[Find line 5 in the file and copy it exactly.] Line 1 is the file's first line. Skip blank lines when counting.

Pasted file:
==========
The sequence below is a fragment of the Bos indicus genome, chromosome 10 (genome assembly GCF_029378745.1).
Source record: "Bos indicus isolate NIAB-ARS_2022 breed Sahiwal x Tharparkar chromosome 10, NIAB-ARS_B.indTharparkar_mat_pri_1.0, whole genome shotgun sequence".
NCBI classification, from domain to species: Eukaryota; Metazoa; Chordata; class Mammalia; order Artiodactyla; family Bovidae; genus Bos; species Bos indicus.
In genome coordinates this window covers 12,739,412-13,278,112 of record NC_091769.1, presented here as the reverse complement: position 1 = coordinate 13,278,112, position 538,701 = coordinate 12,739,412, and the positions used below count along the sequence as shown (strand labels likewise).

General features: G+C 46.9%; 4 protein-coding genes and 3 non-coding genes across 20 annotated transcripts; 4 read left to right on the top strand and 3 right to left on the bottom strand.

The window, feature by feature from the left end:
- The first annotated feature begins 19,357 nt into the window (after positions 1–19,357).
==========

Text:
General features: G+C 46.9%; 4 protein-coding genes and 3 non-coding genes across 20 annotated transcripts; 4 read left to right on the top strand and 3 right to left on the bottom strand.